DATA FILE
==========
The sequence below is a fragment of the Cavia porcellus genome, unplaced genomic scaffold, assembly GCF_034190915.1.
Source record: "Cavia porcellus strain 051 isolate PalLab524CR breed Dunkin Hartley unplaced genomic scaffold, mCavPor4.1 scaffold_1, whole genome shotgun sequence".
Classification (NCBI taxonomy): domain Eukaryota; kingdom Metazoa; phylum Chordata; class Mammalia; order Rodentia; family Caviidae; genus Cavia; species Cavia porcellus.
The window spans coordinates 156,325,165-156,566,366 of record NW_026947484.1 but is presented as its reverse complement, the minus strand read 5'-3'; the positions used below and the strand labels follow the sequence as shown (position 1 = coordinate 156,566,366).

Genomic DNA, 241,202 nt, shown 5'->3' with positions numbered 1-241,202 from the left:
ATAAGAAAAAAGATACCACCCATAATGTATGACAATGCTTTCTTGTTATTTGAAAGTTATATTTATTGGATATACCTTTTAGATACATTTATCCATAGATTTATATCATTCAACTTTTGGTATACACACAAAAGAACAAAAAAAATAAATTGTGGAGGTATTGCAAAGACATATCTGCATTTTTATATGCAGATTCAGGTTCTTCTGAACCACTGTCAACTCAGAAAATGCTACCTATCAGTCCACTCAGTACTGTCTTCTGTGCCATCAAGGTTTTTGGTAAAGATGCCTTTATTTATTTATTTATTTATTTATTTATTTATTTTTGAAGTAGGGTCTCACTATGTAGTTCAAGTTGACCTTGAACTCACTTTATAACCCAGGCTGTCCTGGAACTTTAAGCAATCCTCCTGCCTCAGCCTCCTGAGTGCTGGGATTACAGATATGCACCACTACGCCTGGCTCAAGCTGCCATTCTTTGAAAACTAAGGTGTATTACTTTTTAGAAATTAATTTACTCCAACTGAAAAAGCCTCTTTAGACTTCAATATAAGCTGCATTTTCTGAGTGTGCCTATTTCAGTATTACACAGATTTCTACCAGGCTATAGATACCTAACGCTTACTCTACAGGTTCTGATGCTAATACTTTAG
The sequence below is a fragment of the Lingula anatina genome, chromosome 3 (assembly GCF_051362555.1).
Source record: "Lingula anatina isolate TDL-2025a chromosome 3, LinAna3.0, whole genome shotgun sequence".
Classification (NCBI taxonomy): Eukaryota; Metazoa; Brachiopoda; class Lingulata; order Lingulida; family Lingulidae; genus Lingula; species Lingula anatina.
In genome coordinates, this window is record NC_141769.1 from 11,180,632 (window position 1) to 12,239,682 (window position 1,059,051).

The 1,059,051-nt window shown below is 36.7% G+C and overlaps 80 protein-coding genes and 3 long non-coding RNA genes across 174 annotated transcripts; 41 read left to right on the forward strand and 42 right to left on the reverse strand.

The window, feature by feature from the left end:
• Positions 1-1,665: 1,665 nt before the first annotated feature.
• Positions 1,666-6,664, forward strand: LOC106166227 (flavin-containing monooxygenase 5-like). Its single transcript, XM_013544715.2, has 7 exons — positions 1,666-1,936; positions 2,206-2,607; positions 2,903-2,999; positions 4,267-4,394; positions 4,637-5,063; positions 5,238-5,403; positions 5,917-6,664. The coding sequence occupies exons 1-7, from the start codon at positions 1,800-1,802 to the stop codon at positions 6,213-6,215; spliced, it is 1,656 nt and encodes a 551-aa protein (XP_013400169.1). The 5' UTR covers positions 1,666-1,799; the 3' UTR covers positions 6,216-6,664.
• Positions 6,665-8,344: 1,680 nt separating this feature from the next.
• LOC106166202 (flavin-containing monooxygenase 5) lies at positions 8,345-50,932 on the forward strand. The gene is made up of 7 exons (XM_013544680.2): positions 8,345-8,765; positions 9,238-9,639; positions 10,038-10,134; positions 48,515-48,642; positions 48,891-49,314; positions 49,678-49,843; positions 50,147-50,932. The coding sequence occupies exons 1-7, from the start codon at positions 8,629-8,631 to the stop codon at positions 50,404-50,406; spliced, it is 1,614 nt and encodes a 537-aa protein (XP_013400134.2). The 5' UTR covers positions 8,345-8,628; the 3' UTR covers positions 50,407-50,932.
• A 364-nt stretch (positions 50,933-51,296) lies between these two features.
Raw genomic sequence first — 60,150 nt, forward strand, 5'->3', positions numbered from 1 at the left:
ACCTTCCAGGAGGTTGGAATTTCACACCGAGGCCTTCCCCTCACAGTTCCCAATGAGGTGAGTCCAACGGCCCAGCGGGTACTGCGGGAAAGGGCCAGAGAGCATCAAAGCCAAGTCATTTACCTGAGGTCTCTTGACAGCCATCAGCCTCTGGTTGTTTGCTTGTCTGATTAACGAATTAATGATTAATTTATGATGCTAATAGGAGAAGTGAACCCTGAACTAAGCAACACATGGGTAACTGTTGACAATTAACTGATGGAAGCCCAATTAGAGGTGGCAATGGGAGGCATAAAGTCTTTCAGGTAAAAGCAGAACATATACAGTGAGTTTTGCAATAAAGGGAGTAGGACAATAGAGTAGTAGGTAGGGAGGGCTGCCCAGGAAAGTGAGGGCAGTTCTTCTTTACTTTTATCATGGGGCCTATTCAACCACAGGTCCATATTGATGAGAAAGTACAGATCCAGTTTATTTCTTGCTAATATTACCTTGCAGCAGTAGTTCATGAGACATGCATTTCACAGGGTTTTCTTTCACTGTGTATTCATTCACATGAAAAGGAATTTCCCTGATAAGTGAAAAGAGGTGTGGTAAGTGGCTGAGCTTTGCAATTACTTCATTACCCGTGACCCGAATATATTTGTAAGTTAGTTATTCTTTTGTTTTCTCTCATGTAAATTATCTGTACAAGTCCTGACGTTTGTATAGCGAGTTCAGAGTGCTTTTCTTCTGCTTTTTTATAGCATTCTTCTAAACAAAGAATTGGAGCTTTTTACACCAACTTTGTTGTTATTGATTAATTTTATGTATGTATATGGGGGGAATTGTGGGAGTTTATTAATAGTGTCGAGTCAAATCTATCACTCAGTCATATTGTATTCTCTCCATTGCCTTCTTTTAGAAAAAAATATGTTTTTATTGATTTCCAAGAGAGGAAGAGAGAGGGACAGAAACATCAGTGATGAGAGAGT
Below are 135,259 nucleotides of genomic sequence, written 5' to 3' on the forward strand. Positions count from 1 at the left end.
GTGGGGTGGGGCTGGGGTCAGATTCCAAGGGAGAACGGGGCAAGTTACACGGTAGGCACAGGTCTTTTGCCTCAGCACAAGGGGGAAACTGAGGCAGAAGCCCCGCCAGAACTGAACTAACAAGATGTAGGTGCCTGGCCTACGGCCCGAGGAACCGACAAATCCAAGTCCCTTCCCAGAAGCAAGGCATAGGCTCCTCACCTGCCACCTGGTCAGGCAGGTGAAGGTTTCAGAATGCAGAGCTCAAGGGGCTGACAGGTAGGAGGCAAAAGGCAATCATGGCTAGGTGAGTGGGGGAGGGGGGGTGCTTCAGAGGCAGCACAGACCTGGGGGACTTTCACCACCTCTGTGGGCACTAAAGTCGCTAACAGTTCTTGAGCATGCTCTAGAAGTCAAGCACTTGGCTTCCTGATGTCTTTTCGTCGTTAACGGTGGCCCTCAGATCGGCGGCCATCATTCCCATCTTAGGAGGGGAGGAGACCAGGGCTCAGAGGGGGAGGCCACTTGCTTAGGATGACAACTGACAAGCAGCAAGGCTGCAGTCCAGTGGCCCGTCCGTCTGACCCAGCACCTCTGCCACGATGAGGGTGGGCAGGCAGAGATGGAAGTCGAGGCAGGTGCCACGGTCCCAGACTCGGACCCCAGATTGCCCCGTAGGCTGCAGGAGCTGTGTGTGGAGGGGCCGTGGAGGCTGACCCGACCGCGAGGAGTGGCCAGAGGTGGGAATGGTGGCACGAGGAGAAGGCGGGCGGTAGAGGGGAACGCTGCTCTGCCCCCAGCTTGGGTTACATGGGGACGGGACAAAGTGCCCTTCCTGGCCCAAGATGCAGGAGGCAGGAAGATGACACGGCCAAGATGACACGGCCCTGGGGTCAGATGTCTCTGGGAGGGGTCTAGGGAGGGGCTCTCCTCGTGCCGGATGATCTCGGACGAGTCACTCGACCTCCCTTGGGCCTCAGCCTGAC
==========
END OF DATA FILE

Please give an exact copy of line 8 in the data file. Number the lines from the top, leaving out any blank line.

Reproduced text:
Source record: "Lingula anatina isolate TDL-2025a chromosome 3, LinAna3.0, whole genome shotgun sequence".